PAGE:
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Senator Schurz And The President

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In the Senate on Monday Insi. Senator ! r:' t " :i qucstion of privil His i'x( nul grievtince was m article, oxIginal vitii the New York ÏViiisbui . piu.l int'i uthcr joarnals, mnk&g hini tho of ïuanyi ; i i muuU Teaoru: among tho:a chronic oppositiou to ltopubliean ■■. Li latos; diJmaRding exorbitant' p iinp speeches in the caln).iin oi' 18 !'): w tnting ;i GeDeral'a commigsion from Likcoln', and getting Lisbaull upand tiiroatoiiing if nol :;von ; yvitli bohig an original Ridioalóf K.uliCftls in Missouri, ; conspinvtor ag liust Sjiiotor Hesdbesojí, a rovolutionist in the Ciiicafto Qjuvjiiüoh of is -is, a bore ot' t!ie President, and last of all a slandeiei of digaitary, who, aooording to tho Timet, Btand heud and shoulders abovo criticisra, and should bo protootod by anothèr old-fashioned alien and affdition law. llavi ïg sucoossfully traverse 1 tlio several couuts in tho Timen' indictiucnt to tho last, aiul mniii onc, that of " slandering t'io President, Mr. SciIURZ said : " Whiit do tlxiy cali tlandntng tho Presi lont? Let us see whivt l did say - kt it can bu construed as a ílander. I did say that tho general order business of Now York was a gruat abuso and a systoni of plunder. I was borne out in that statement bj the official ceport of tho Betrenohment Commrttee. Was fchia i Blander on the Président ? I did stuto that tho luorchunts in New York had protestod against it as au outrageous law, wbich is a matter of record also. Was fhat a slandcr against the President? I (lid state that the Socrotary of the Troasury sont a oomiuission to New York to invcstigate the matter: that this eominissiun reported against ir, which is a matter of record. Was that a slander on the President? I did state that tho Retrenoh( 'ommitt-re investigated tho matter and Found it to bo a groat abuse, and re! in favor of its abolition, which is a uiitter of record. Is that a slander on the President? I did state that the Sec[utary of tho Trea&ury had written thu Collector of New York t'.vo letten, urging against the abuse and that it. be donu away witti. This is a mattei of reoord. Ts that a slander on the President 'i Then I drewthecotwlusioB: lask whether there is any member of this body wlo will say that it was most natural - nay, most imperative - that if, spito of the remonstrancc of tho merchante of Now York, in spite of the recorxls of the investigation eommittec, in spito of the letter and pronounoed oppositicm of tlie Seeretary of tho Treasuiy that abuso was stil] kopt up - then there must bo a power stronger than decent respect tor public opinión, strongtir than the Seoretary of the Treasury, to sustain lt, for if that power was not stronger than a respect for publio opinión the abuso would havo succumbncl to the remonstrancos of the mercantilo coramimity oí' New York, lt' the power had not boen stronger tbtui the Hucrotary of the Treasury the abuso would havo succuuibod tho adverse opinión of that officer. I aaked the question. who, where, is that stronger power ? I ftskod the quostion. I did not answn it. I respoctfully subinit that thu gontleinon wlio indulge in tho business of vilifying tho Sonator from Illinois and myso'lf for asking it, have not by their sL;nders furnished an answer to it that will be satisfaetory to the country. I believe, wkoii nothing elso caá he brought up again8t those who denounce tho ofReors of the g.ivernment piisonal villifaction tho country will understand the re3s'jn.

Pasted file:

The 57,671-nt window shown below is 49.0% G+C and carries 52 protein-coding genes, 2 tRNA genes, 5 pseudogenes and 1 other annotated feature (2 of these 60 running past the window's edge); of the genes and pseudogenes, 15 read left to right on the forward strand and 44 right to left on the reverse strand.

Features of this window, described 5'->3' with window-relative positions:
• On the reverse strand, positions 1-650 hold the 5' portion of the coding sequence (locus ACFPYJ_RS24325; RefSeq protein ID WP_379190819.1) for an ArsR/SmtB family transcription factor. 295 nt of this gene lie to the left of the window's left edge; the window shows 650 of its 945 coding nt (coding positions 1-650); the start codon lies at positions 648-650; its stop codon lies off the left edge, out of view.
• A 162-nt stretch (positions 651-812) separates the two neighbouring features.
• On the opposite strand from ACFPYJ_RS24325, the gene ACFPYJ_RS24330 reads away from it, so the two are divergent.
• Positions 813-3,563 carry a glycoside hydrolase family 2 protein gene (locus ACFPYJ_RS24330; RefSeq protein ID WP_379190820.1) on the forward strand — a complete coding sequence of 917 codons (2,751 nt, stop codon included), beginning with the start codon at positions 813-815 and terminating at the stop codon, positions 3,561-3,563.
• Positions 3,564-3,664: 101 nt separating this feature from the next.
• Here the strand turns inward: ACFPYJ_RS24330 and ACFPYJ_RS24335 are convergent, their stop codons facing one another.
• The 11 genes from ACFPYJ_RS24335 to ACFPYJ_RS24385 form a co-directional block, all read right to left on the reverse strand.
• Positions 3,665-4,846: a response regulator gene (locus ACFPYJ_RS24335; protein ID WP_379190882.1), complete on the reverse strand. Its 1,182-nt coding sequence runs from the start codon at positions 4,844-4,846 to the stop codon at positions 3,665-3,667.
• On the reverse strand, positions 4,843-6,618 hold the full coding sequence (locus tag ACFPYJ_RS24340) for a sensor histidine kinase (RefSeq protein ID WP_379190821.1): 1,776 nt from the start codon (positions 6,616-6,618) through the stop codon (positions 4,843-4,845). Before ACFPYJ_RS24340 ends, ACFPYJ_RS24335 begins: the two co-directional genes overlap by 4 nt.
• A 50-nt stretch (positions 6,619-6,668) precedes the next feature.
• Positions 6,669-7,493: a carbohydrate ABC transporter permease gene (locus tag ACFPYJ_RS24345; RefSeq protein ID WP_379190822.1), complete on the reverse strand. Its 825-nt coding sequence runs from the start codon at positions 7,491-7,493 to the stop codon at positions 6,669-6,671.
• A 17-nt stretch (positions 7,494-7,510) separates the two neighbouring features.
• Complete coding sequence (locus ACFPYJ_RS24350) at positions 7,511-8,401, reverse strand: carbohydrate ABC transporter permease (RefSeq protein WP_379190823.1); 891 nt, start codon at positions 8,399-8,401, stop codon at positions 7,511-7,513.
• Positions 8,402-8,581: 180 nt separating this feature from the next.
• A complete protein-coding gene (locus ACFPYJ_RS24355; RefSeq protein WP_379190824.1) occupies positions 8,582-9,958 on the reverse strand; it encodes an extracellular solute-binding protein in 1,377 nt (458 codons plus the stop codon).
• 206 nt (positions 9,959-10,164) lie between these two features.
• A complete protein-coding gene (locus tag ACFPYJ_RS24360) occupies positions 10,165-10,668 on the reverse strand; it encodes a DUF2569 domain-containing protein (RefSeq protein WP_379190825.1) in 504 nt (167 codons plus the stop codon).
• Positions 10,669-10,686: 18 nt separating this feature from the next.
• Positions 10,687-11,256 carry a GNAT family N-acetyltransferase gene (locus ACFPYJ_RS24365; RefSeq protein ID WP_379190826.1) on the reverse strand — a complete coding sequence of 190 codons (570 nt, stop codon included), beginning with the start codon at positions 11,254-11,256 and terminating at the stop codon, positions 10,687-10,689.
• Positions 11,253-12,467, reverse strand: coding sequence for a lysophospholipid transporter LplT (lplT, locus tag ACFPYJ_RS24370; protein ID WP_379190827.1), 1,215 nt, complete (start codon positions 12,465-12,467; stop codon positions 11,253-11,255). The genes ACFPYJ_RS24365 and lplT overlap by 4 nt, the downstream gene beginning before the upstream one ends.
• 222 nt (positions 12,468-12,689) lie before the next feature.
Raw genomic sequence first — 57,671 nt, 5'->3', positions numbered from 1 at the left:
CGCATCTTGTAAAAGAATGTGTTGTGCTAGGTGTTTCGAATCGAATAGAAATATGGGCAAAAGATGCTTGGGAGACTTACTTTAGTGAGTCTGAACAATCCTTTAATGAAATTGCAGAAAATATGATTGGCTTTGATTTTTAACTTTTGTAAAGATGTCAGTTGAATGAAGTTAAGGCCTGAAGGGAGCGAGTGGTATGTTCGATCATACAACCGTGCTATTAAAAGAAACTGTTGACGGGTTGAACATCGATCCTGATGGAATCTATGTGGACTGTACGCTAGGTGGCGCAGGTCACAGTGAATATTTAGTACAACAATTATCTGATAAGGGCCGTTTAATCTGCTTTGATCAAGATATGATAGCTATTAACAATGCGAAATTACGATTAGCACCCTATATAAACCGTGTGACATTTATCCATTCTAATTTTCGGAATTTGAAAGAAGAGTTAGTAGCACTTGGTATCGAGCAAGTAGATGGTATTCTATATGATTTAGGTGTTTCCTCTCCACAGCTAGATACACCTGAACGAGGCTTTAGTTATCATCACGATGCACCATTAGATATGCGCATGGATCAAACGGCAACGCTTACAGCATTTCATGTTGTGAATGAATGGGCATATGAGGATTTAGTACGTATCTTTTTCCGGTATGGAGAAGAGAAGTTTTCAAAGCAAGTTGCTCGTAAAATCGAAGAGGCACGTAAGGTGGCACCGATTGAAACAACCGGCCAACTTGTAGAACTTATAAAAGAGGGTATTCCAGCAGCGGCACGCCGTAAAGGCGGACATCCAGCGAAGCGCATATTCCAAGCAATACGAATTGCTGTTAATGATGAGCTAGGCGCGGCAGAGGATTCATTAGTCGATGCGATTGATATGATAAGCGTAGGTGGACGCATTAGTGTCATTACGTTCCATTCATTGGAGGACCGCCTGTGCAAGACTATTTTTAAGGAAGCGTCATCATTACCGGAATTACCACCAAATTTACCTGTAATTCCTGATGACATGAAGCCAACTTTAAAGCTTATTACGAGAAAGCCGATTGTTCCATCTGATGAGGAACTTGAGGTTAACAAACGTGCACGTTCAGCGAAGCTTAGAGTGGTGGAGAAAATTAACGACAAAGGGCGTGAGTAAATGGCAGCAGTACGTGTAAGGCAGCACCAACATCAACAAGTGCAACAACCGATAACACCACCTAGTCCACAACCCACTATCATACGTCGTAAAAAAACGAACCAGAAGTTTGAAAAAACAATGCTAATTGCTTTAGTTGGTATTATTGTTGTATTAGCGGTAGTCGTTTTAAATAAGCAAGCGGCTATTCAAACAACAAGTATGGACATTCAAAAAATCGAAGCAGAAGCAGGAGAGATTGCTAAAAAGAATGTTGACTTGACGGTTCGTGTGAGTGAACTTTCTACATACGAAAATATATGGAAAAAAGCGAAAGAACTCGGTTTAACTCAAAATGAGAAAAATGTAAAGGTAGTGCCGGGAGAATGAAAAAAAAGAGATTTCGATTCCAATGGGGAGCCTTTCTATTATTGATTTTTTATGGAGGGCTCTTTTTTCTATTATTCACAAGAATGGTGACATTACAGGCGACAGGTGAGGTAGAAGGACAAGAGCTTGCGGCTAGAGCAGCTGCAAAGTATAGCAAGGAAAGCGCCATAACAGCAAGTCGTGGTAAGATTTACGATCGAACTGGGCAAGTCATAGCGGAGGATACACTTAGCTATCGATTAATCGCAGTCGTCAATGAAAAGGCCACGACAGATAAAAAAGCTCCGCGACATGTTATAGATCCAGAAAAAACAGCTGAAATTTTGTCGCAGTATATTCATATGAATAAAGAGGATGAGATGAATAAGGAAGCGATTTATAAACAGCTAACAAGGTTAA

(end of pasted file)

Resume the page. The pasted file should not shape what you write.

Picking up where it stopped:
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Michigan Argus